There also can be cost savings to moving intranets to cloud-based internal collaboration platforms. In a Forrester Consulting study on the total economic impact of using Jam's collaboration network, conducted from 2015 to 2018, researchers found a 73 percent reduction in IT labor and infrastructure costs when companies moved to Jam.

Companies often can eliminate many on-premise servers needed to connect a stand-alone intranet to a corporate network. Individual company departments can manage their own content on the network with only limited IT support. One of SAP's goals was to make creating and modifying content on Jam and intranets easier for lines of business so those changes wouldn't all have to be funneled through IT or HR, Hernandez said.

When content is disseminated through a central channel, there can be a lag between when the information is created and when it first becomes available on the intranet.

"IT departments also usually don't want to be in the business of having to customize the intranet to the demands of every line of business," she said. "The way we designed our system was to allow IT the governance it needs to delegate and safeguard the administration of pieces of the platform in a way that is easier for it to manage."

Increasing Adoption

Regardless of whether intranets remain in their traditional stand-alone form or are folded into a collaboration platform, HR still faces the challenge of ensuring employees regularly access the content and resources available there. That requires not only good internal marketing, but also the use of "cultural accelerators," Kurtzman said.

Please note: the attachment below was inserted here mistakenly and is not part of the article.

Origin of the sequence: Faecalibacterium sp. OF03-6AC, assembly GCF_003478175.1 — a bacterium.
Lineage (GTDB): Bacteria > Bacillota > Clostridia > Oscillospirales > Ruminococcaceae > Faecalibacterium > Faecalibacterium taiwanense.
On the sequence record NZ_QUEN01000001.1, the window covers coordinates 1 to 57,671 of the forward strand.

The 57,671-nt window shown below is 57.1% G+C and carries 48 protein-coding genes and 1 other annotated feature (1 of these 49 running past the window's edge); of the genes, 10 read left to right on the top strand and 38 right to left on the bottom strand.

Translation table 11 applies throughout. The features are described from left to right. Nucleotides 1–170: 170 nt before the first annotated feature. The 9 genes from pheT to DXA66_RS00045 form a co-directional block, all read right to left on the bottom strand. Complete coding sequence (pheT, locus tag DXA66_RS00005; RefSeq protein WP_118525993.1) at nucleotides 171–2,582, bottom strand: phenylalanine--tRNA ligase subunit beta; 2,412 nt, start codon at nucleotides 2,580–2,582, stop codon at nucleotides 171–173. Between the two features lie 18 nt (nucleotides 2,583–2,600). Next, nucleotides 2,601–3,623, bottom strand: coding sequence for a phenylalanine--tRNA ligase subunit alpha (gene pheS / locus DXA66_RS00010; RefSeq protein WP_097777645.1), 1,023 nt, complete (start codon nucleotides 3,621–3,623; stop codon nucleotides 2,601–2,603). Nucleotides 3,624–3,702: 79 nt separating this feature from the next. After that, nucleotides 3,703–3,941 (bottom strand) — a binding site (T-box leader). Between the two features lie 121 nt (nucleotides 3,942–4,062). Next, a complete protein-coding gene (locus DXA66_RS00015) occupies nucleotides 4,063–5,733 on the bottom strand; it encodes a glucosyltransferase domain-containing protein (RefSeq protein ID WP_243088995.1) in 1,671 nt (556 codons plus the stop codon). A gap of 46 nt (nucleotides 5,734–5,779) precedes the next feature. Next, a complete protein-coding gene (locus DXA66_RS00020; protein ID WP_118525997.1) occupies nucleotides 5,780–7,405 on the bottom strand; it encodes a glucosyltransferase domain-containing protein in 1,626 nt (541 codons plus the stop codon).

Executives and managers should use the platform, creating a sense of shared purpose and fostering trust and openness when communicating on a platform.

"If, for example, leaders decide they're going to keep using e-mail to communicate instead of the tools available on the collaboration platform, it gives employees license not to use the platform, as well," Kurtzman said. "Modeling is one of the most important cultural accelerators organizations have at their disposal."

Megan Barbier, vice president of people operations for the collaborative work management platform Wrike in San Jose, Calif., said collaboration systems can help to reshape work culture.

"It's a much more connected and interactive way of working, and we find it can shift the way people perceive their jobs," Barbier said. "A sense of belonging and shared purpose are the cornerstones of happiness, and the right technology platform can help create that."

Collaboration platform adoption will also depend in part on how easily those platforms integrate with other technologies in the company. "The most effective platforms I see is where the technology has enough integrated solutions necessary to support work across the enterprise," Kurtzman said. "Those integrations create the all-important benefit of time savings for workers when communicating, accessing information and getting their work done."

Dave Zielinski a freelance business writer and editor in Minneapolis.